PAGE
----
Kinase is an enzyme that catalyzes the transfer of phosphate groups from high-energy, phosphate-donating molecules to specific substrates. Kinases are part of the larger family of phosphotransferases. Kinases are not to be confused with phosphorylases, which catalyze the addition of inorganic phosphate groups to an acceptor, nor with phosphatases, which remove phosphate groups. The phosphorylation state of a molecule, whether it be a protein, lipid, or carbohydrate, can affect its activity, reactivity, and its ability to bind other molecules. Therefore, kinases are critical in metabolism, cell signalling, protein regulation, cellular transport, secretory processes, and many other cellular pathways.
Protein kinases are a group of enzymes that add a phosphate group to proteins to change their activity. In this process, ATP or GTP is the phosphate group donor, while serine and threonine and tyrosine protein kinases are the receptor. The protein kinase structure is complicated. The function domain of the protein kinase is conservative, which usurally consists of 250 ~ 300 amino acids. Protein kinase can be classified by two ways, one is classified by substrates, including tyrosine kinase, serine threonine kinase and histidine kinase. The other is classified by catalytic domains, including AGC kinase, CAMK kinase, CK1 kinase, CMGC kinase, STE kinase, Tyrosine Kinase and TKL kinase.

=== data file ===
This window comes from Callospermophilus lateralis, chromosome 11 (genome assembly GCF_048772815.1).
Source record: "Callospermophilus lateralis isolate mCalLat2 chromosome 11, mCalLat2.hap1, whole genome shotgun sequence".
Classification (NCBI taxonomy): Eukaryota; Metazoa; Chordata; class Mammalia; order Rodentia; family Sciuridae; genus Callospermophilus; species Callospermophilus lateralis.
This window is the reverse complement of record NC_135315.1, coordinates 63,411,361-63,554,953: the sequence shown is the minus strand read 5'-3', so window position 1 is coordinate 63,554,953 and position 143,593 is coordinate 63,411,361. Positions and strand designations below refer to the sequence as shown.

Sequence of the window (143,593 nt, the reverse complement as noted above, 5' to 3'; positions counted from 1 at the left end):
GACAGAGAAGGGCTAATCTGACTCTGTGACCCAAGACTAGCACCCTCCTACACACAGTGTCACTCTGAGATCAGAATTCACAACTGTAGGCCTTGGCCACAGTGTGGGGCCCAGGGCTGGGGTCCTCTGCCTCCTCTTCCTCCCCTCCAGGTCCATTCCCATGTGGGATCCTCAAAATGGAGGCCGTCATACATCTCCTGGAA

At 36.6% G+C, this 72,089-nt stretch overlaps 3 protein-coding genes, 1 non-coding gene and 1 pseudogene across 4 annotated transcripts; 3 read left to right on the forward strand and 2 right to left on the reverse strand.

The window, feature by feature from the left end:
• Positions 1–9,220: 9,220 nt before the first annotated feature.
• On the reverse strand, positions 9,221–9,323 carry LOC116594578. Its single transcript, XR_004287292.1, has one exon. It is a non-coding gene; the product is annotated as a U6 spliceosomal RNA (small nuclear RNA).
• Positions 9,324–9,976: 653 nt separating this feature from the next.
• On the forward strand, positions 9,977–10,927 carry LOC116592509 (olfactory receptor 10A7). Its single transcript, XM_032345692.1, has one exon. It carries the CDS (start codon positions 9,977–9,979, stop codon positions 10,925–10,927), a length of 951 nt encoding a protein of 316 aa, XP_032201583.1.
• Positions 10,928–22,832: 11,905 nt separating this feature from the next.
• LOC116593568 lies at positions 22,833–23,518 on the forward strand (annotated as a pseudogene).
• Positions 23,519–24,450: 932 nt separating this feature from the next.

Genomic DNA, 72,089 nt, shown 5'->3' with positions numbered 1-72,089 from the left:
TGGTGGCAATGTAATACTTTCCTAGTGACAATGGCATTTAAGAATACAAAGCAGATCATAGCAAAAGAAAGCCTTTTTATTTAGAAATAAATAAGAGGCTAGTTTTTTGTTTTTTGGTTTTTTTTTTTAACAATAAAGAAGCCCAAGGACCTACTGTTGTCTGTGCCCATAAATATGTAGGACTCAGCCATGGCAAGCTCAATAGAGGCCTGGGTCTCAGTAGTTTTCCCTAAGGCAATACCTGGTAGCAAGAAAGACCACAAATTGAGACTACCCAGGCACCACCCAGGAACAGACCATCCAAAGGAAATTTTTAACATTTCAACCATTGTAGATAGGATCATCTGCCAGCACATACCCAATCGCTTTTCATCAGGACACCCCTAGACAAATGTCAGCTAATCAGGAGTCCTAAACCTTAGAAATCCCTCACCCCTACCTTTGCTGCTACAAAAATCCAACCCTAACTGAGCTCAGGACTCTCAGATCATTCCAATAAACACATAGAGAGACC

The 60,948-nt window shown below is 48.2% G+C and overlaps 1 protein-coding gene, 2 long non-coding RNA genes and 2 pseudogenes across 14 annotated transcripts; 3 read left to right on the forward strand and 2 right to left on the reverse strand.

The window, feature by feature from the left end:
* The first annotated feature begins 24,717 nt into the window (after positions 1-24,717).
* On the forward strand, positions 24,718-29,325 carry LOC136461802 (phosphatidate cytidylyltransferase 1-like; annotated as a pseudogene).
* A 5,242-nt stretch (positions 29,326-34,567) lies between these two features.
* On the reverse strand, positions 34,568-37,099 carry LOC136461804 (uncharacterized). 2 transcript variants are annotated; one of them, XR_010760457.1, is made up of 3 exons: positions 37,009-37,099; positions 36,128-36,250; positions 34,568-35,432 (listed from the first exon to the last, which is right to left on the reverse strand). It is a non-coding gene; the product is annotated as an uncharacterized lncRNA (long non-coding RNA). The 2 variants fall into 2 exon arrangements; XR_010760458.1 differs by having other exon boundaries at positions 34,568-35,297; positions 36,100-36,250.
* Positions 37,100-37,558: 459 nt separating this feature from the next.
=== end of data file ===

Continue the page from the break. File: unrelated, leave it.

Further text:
Lipid kinases are one of the most promising new classes of potential drug targets. PI-3 and sphingosine kinases regulate a wide variety of cellular functions, including cell growth, proliferation, differentiation, motility, intracellular trafficking, and survival. As a result, defects in lipid kinase function lead to multiple disease states, including several forms of cancer and diabetes.